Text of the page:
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REVIEW: Foxy Shazam at The Andrew J Brady Music Center

Photo Cred: Jon Calderas

Finally, after almost two years in the making, Foxy Shazam triumphantly returned to the stage for an energetic homecoming show at The Andrew J. Brady Music Center Saturday night.

A lot has changed, in the world and with the band, since the last time Foxy was under the bright lights. Six months after the release of Gonzo in 2014, the band went on an indefinite hiatus.The hypnotic lead singer Eric Nally continued with solo releases, notably guesting on Mackelmore’s hit “Downtown” and touring in support. The other band members also stayed busy with various side projects. Three members decided to part ways, and then COVID-19 spoiled the proper live introduction of the revised lineup. An April 2020 show at the Taft Theatre, which sold out within hours of going on sale, was postponed twice before finally getting cancelled.

Fast forward to 2022, where the boys are back with a reenergized bang. Foxy released Burn in 2020, and a new album, The Heart Behead You, is coming out on Valentine’s Day. But most importantly, they finally played a show in their hometown.

Opening with “Unstoppable” seemed the perfect choice. Foxy was telling the city that despite the challenges of today, we could not be defeated! One must wonder if that choice was directed at the state of our world, or more locally, in support of the Bengals as they prepare for the big game Sunday.

Despite some lineup changes, the band is as colorful as they are tight. Nally was born to be on stage, and is hypnotic to watch, whether he’s doing cartwheels, wearing a cymbal like a hat, or belting out the anthemic pomp-rock songs that have become the backbone of the band’s signature sound. When you have a naturally born front man like Nally, I can only imagine the rest of the band feels compelled to up their swagger game.


 The beautifully bearded keyboardist Sky White was a tranced dancer, moving his keyboard like a flotation device, and hammering chords on top of the sea of the audience.


 The mysteriously masked but shirtless bassist known as Trigger Warning was an imposing thumping force with his five string Ripper-style bass. Guitarist Devin Williams channeled guitar gods of the past with his soloing. Drummer Teddy Aitkins was a frantic but steady backbone, with his Super Saiyan hair shining in the lights. Trumpeter Alex Nauth shined with his Good, the Bad, and the Ugly-style whistling on “Burn.”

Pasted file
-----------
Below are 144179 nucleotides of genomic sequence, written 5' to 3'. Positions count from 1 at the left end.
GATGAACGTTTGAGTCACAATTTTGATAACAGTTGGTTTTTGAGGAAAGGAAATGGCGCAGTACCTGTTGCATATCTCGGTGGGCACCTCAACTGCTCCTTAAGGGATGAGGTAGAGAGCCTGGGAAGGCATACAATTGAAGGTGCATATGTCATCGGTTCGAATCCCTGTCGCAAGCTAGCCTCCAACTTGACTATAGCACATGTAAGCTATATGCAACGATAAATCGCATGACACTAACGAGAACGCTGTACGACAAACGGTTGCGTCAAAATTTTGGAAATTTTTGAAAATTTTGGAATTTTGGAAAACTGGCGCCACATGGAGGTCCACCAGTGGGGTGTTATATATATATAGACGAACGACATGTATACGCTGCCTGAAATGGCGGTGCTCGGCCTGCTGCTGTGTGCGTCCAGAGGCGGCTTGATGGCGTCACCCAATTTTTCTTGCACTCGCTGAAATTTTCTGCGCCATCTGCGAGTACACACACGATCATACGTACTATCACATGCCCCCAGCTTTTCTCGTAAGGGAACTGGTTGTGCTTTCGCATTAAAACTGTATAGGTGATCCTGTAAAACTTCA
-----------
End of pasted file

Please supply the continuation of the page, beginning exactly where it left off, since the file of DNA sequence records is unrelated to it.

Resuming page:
In fact, many of the songs from Burn, including “Dreamer” and “Dreamscape 2020,” had noticeably better energy and cohesion than is found on the record. Given that Burn was recorded in segments across the country during the pandemic and pieced together, this isn’t a surprise, but tonight’s set did breathe fresh life into those songs.

Other highlights included “Holy Touch,” which interloped the slow part of Elvis’s “Suspicious Minds” during the breakdown. I always felt like that part of the song sounded a lot like the change in “Suspicious Minds” and I suppose the band saw that similarity as well. “Ghost Animal,” “Oh Lord” and the song “No! Don’t Shoot” from their debut album all got great reactions from the audience.

In support was Robert Finley, a 68 year old blind bluesman from Louisiana, who engaged everyone with his contagious good mood, the true stories behind his songs, and suave dance moves.


It did seem like perfect kismet that tonight was for celebrating one of Cincinnati’s best rock bands, on the eve of the Super Bowl that has the whole city hyped for what will hopefully be a Bengals victory. What better way to pump up the city on the night before the big game than a confident, tight and fun romp through Foxy’s greatest songs. It seems with this new lineup, Foxy is sticking around for a while, and it’s exactly what the music world needs. As Nally said to conclude the night, “We will be back for more, forever more.”

Foxy Shazam

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